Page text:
W3C home > Mailing lists > Public > public-xg-htmlspeech@w3.org > March 2011

RE: An early draft of a speech API

From: Robert Brown <Robert.Brown@microsoft.com>
Date: Mon, 14 Mar 2011 18:41:41 +0000
To: "Olli@pettay.fi" <Olli@pettay.fi>, "public-xg-htmlspeech@w3.org" <public-xg-htmlspeech@w3.org>
Message-ID: <113BCF28740AF44989BE7D3F84AE18DD198751F2@TK5EX14MBXC118.redmond.corp.microsoft.com>
Olli, I know you were busy and weren't able to put as much time into this as you wanted to.  But the IDL is mostly self-explanatory. 

Here are my thoughts:

I think the factoring of "RecognitionResult[] results" isn't quite right.  Each element in the array has its own copy of the full EMMA document.  The EMMA document should stand aside from the array.

Binding to DOMNode is too generic.  Realistically, there are only certain types such as <input> and <textarea> where it would make sense to do this.  And even then, the semantics of binding to these specific elements aren't obvious.  Do the values of type and pattern imply a grammar?   If so, what's the algorithm for generating that grammar?  How does this interact with any SRGS grammar the developer also supplied? How does it interact with <label>?  How is it supposed to work intuitively for radio buttons and check boxes given the extremely loose syntax for including those in a group?  Etc.  This looks really nice when written in IDL, but the actual spec will be very hard to write if we want it to be intuitive to the developer. (We like the idea, but the answers to these questions weren't obvious to us, which is one of the reasons we made it a third priority in our proposal)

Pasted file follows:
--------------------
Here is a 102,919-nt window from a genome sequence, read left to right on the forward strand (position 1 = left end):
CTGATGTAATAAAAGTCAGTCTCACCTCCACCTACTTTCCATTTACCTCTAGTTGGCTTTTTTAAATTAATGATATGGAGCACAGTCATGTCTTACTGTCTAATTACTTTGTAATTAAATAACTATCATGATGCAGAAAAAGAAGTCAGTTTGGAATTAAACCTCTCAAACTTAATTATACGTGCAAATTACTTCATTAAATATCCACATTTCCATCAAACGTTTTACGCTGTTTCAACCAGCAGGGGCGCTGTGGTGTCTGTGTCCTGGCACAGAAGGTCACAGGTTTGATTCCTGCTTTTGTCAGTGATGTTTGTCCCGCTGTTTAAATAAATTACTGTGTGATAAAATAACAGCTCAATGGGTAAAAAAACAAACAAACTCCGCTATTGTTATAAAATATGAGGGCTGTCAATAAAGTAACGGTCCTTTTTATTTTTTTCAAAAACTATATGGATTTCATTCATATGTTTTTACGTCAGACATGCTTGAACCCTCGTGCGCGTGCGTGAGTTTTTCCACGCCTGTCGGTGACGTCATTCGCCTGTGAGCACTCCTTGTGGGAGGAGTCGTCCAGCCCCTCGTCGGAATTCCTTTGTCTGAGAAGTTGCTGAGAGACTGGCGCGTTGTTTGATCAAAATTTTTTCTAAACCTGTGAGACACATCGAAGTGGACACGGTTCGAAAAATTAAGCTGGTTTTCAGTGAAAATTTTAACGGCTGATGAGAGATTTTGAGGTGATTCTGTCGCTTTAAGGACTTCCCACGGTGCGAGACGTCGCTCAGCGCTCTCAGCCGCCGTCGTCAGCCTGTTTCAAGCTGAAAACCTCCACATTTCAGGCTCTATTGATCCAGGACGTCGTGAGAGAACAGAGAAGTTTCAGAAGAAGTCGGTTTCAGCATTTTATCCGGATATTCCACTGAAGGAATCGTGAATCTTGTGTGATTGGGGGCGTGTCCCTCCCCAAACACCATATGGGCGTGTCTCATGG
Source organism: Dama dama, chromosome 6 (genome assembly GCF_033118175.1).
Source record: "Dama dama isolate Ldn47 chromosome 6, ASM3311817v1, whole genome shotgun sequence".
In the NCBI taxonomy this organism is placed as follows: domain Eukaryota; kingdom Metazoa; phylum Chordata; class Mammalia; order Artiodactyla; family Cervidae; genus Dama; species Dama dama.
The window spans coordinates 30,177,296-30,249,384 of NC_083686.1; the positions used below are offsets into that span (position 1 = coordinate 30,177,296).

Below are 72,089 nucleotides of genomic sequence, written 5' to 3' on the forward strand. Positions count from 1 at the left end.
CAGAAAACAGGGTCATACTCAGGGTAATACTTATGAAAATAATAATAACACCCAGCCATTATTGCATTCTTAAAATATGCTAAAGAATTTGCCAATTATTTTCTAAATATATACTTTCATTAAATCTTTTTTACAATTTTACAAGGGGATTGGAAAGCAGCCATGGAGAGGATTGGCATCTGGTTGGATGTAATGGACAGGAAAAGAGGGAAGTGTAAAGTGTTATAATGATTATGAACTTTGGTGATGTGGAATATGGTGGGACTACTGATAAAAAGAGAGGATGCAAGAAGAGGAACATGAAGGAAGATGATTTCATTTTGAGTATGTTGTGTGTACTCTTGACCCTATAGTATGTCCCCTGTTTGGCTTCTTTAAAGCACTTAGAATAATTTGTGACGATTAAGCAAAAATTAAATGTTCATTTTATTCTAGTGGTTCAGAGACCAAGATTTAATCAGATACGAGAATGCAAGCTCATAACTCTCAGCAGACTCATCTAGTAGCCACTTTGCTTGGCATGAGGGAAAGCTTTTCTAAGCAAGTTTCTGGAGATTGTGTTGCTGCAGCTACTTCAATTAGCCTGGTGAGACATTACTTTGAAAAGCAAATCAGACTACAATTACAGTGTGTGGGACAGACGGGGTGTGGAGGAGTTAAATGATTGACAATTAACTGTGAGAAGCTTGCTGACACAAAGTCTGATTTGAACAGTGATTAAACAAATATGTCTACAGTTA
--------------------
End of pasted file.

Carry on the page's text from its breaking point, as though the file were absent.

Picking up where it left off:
The start & stop semantics combine microphone control with recognizer control.  It would be more flexible to separate these.  Or if you really want to bundle these concepts together, try both a method called "stoplistening()" and one called "stoprecognizing()" or whatever.  Maybe if there wasn't already microphone work being done, conflating the two ideas would make sense.   But as things stand, if we conflated them now, we'd just have to unravel them in the near future (or have two parallel microphone APIs, with their own consent UX's, etc, <yuk>).

Not sure if one request at a time is the right approach.  For example: you could have one request listening for navigation commands all the time, while another just listens for a specific grammar in a certain context.  Or: you could have a local recognizer listening for simple commands ("call Fred"), and a cloud-service listening with a huge SLM ("what's the supermarket closest to Fred"), both at the same time.  Besides, two different pages displayed side-by-side could certainly reco at the same time.  So why not two different things in the same page?  Also, the logic you're describing for automatically deactivating and reactivating seems very biased toward a certain scenario.  In my opinion, it's much better to let the developer decide when to activate and deactivate.

-----Original Message-----
From: public-xg-htmlspeech-request@w3.org [mailto:public-xg-htmlspeech-request@w3.org] On Behalf Of Olli Pettay
Sent: Monday, February 28, 2011 12:38 PM
To: public-xg-htmlspeech@w3.org
Subject: An early draft of a speech API

Hi all,

here is what I had in mind for speech API.
The text misses still lots of definitions, but I hope it is still somewhat clear how it should work.
(Getting Firefox 4 done has taken most of my time.)

The main difference to the Google's API is that this isn't based on elements, but requests objects.

For TTS we could probably use something close to what Björn just proposed.

Received on Monday, 14 March 2011 18:42:17 UTC

This archive was generated by hypermail 2.3.1 : Tuesday, 6 January 2015 20:16:49 UTC